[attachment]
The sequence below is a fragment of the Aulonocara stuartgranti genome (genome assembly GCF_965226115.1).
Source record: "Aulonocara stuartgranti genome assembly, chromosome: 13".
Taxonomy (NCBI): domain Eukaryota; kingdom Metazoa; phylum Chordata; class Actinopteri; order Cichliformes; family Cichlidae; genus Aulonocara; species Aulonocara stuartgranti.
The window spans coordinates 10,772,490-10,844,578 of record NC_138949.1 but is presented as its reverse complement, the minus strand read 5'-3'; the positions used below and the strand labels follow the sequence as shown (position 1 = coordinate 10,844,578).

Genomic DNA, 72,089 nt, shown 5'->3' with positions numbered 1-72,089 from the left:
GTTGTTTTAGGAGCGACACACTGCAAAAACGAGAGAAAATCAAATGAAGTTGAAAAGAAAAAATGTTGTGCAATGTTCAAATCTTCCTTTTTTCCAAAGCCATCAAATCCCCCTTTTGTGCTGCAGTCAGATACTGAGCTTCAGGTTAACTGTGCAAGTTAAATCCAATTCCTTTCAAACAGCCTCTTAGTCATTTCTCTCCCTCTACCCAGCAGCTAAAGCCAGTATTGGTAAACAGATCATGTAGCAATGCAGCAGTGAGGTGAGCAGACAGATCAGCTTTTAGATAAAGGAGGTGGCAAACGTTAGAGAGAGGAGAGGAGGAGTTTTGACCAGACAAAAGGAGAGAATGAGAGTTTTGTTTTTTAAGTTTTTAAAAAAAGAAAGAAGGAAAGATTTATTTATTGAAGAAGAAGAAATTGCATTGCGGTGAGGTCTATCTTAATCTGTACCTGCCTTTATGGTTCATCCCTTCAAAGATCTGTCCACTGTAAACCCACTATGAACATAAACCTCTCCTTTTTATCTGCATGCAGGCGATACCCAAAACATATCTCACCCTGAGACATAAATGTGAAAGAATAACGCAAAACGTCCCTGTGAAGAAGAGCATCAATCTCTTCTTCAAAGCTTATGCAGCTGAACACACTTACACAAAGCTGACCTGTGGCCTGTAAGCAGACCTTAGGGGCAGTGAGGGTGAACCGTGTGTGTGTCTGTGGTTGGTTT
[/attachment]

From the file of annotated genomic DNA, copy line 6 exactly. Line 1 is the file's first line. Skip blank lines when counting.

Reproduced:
GTTGTTTTAGGAGCGACACACTGCAAAAACGAGAGAAAATCAAATGAAGTTGAAAAGAAAAAATGTTGTGCAATGTTCAAATCTTCCTTTTTTCCAAAGCCATCAAATCCCCCTTTTGTGCTGCAGTCAGATACTGAGCTTCAGGTTAACTGTGCAAGTTAAATCCAATTCCTTTCAAACAGCCTCTTAGTCATTTCTCTCCCTCTACCCAGCAGCTAAAGCCAGTATTGGTAAACAGATCATGTAGCAATGCAGCAGTGAGGTGAGCAGACAGATCAGCTTTTAGATAAAGGAGGTGGCAAACGTTAGAGAGAGGAGAGGAGGAGTTTTGACCAGACAAAAGGAGAGAATGAGAGTTTTGTTTTTTAAGTTTTTAAAAAAAGAAAGAAGGAAAGATTTATTTATTGAAGAAGAAGAAATTGCATTGCGGTGAGGTCTATCTTAATCTGTACCTGCCTTTATGGTTCATCCCTTCAAAGATCTGTCCACTGTAAACCCACTATGAACATAAACCTCTCCTTTTTATCTGCATGCAGGCGATACCCAAAACATATCTCACCCTGAGACATAAATGTGAAAGAATAACGCAAAACGTCCCTGTGAAGAAGAGCATCAATCTCTTCTTCAAAGCTTATGCAGCTGAACACACTTACACAAAGCTGACCTGTGGCCTGTAAGCAGACCTTAGGGGCAGTGAGGGTGAACCGTGTGTGTGTCTGTGGTTGGTTT